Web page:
Erika von Brockdorff

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Erika von Brockdorff

Erika von Brockdorff (née Schönfeldt) (29 April 1911 – 13 May 1943) was a German resistance fighter against the Nazi régime during the Second World War. Brockdorff belonged to the Red Orchestra resistance movement.

Brockdorff was born in Kolberg (Kołobrzeg), Province of Pomerania, on Pomerania's Baltic Sea coast. From 1929, after finishing middle school and housekeeping school in Magdeburg, she worked in Berlin as a housekeeper and a model, and also, after additional training in shorthand typing, as an office specialist.[1] In 1937, she married the sculptor Graf Cay–Hugo von Brockdorff, and shortly thereafter, their daughter Saskia was born.

From 1941, Brockdorff put her flat at Hans Coppi's resistance movement's disposal as their radio headquarters. She was soon arrested along with the other Red Orchestra members and sent to Charlottenburg Women's Prison. She was sentenced at the Reichskriegsgericht to ten years in labour prison (Zuchthaus) in January 1943. Adolf Hitler was not satisfied with this, however, and on the very same day as the judgment, on his orders, the sentence was changed to death. Together with Mildred Harnack and Elfriede Paul, she waited another four months for the sentence to be carried out. On the evening of 13 May 1943, she was put to death, by guillotine, along with thirteen other persons at Plötzensee Prison[2] in Berlin.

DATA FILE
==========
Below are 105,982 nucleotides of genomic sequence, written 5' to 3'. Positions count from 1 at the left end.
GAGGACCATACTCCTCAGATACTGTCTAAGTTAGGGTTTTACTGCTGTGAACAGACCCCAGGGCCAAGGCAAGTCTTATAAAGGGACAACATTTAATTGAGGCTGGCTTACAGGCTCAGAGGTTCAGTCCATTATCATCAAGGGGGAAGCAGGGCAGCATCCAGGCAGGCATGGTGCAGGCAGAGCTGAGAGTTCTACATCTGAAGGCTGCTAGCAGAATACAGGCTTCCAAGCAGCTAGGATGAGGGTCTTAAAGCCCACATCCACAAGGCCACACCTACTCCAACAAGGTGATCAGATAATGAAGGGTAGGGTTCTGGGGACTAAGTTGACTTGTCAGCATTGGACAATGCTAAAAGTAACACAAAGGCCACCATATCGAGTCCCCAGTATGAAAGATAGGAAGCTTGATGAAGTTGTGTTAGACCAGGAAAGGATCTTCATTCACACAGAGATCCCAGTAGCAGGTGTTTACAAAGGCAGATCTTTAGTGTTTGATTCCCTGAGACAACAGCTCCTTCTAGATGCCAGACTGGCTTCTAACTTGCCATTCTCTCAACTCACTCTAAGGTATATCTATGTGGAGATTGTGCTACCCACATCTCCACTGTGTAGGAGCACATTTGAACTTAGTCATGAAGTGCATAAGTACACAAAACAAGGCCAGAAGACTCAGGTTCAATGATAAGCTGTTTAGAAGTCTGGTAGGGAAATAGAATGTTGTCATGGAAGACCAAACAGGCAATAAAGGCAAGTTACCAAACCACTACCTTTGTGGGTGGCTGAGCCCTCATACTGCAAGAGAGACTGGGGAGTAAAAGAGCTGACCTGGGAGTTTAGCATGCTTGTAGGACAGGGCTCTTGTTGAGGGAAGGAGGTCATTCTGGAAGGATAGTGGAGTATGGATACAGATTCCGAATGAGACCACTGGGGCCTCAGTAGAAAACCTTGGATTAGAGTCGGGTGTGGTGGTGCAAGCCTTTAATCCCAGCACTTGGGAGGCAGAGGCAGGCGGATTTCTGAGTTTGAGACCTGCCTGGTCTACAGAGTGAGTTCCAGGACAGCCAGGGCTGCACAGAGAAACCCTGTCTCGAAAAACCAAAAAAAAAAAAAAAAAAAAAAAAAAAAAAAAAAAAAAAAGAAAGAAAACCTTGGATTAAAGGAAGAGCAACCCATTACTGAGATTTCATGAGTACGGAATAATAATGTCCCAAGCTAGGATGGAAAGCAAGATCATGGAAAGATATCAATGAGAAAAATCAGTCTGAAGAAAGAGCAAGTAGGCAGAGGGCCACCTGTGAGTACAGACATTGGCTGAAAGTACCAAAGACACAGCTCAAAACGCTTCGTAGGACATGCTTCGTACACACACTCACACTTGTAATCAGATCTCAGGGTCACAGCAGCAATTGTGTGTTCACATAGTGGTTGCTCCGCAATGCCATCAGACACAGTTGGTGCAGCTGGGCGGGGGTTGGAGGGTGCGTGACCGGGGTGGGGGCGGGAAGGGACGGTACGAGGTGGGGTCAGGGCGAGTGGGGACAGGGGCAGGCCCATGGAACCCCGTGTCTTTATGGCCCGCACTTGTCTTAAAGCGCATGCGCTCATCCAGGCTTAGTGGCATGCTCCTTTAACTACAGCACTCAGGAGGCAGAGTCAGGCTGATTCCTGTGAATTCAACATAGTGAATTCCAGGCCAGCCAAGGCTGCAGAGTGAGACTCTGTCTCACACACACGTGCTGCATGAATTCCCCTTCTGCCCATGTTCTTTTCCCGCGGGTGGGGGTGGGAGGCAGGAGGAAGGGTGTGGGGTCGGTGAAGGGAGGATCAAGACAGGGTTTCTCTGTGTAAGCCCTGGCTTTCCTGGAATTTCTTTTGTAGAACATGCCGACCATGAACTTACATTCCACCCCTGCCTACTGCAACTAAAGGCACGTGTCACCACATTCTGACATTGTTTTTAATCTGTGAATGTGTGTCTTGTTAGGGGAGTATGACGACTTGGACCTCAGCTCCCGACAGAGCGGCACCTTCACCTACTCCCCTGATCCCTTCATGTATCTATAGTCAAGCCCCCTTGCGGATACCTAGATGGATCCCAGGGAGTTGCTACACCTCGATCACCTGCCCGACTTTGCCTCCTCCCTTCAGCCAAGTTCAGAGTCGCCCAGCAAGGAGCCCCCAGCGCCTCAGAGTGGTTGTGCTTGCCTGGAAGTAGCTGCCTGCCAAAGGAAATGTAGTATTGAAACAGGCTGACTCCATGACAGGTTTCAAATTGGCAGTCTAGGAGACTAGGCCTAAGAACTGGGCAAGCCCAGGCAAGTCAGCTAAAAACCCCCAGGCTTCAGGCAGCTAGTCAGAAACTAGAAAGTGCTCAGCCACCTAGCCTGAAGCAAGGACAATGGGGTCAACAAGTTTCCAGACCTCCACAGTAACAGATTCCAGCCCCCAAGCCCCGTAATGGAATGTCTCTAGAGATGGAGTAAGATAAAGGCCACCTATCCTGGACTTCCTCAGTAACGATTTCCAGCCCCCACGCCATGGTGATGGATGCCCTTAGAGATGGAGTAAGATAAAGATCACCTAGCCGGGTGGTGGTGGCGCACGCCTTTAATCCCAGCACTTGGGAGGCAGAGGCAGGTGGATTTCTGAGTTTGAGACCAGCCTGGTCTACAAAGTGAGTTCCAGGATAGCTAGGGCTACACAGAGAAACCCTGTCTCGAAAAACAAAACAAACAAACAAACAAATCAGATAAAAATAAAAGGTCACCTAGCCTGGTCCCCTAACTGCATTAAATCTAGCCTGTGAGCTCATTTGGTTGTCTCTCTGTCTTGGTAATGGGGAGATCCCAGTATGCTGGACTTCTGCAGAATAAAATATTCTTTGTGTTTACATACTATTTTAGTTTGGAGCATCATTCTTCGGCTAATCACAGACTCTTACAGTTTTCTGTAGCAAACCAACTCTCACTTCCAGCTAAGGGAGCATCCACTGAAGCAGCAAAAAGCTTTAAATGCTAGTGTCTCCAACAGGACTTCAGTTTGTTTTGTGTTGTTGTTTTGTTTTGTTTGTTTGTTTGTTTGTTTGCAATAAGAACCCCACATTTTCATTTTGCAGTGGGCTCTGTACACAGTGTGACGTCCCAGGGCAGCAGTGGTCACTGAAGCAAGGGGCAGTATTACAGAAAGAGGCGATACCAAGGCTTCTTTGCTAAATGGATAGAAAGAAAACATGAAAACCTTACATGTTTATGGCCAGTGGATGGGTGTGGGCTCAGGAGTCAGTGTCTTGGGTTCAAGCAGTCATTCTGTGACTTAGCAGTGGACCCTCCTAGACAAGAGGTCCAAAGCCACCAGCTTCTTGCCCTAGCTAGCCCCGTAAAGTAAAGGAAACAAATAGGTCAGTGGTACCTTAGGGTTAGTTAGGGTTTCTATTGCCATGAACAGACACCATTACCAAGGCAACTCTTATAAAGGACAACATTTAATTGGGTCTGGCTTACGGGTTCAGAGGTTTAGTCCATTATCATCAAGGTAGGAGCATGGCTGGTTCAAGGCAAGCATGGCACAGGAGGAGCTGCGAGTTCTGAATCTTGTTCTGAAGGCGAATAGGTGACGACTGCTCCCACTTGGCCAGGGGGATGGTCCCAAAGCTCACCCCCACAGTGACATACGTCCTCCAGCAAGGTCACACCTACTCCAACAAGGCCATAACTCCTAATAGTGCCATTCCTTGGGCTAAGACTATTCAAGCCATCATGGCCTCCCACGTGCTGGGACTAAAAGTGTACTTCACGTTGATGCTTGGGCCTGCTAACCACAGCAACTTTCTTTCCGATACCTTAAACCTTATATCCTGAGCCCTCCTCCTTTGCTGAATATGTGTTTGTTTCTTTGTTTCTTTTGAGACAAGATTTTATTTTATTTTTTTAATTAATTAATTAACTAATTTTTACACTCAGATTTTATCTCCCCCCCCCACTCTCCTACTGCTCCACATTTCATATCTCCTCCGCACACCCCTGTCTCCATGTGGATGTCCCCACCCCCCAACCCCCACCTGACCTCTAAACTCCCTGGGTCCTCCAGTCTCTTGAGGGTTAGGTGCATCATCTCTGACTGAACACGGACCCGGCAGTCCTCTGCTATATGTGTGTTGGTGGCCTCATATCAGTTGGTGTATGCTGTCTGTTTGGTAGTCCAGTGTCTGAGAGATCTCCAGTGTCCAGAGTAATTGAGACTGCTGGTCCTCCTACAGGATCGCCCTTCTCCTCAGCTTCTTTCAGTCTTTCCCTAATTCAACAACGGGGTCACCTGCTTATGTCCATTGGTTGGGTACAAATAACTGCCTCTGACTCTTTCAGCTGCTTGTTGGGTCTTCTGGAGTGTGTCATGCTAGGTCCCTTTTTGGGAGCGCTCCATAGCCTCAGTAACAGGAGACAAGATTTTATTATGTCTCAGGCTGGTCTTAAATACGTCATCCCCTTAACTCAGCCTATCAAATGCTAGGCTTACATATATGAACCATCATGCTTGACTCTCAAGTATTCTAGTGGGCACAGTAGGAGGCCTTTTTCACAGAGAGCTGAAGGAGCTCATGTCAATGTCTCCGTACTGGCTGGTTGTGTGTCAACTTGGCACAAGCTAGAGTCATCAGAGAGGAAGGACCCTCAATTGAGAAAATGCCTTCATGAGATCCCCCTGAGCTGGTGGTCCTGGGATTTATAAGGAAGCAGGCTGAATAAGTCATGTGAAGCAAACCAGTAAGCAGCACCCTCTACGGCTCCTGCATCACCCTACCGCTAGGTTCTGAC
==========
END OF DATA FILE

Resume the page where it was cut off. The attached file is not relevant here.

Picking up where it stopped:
"Lachend will ich mein Leben beschließen, so wie ich das Leben lachend am meisten liebte und noch liebe." ("I want to end my life laughing, laughing the way I loved and still love life.")


  1. ^ "The Resistance Networks". German Resistance Memorial Center. Retrieved 2008-07-24. 
  2. ^ "Plötzensee Prison". Jewish Virtual Library. Retrieved 2008-07-24.